I find it endlessly fascinating looking at how many of our decisions are beyond our consciousness, how many of our decisions are, when looked at in detail, completely irrational, and how many of our decisions are influenced by clever marketing (even though no-one will admit to being influenced when asked). And while I often joke about needing to scrub myself down after work, I’ve loved writing about this industry and meeting the many great characters who inhabit it. Like all industries, it has its evil bits. But it is undoubtedly one of the world’s most interesting trades and, in this environment, I think its importance is often underestimated by the wider business community because if companies (and countries) hope to keep growing and/or solve their problems, the big ideas are unlikely to come from accountants finding ways to cut costs, they’ll come from those who can think creatively and create demand.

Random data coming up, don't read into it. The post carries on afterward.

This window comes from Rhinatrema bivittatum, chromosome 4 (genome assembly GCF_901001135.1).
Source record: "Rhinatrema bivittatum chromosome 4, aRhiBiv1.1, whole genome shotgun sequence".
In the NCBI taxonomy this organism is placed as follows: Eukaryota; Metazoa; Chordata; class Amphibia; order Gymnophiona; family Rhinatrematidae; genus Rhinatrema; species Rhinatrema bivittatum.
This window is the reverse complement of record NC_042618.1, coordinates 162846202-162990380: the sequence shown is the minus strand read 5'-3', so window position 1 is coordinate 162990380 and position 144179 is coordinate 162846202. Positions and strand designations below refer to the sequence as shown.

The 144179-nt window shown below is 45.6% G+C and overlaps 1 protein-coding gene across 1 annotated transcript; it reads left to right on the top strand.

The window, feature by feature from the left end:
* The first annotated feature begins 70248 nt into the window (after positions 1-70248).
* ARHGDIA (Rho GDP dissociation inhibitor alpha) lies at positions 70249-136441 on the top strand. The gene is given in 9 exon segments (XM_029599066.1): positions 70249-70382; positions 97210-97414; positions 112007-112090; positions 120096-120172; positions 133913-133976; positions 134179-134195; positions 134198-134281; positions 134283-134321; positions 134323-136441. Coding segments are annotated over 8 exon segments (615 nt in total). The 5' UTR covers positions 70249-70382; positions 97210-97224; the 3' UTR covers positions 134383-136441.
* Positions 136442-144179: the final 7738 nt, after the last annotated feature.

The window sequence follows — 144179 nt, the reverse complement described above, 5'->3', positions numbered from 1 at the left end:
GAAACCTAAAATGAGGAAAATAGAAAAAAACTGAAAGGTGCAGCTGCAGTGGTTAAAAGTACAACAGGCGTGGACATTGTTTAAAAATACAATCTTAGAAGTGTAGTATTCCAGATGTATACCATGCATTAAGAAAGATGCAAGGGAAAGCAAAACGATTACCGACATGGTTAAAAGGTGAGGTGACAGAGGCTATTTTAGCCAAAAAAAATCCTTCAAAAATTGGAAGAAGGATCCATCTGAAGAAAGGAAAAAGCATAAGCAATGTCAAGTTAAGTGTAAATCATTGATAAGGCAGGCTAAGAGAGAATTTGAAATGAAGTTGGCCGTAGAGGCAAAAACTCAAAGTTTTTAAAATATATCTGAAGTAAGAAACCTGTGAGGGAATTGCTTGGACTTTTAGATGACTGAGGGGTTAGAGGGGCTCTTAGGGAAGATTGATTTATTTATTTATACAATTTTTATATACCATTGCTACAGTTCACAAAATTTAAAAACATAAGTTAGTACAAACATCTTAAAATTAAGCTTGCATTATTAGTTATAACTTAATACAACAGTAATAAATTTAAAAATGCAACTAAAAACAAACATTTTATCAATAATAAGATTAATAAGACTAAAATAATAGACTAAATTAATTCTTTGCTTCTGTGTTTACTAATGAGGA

As for me, I’ve skyrocketed through middle management and have taken over as publisher/editorial director of Tangible Media’s business titles, Idealog, NZ Retail/The Register and NZ Marketing/StopPress, where I intend to rule through fear and micro-management. I’ll still be writing when the muse (or horrible staff illness) strikes and StopPress will undoubtedly remain my favourite child. But the editorial baton has now been passed to Damien Venuto, who has been promoted from deputy editor and, in just over two years in the job, has established himself as one of the top marketing/media writers in the country. Let him know you’re still listening (and let the amazing sales director/my ‘office wife’ Vernene Medcalf know when you want to be listened to). And we’ll let you know if he does a nude calendar. Never fear, he’s a total dreamboat.

*Available on request, for a huge fee.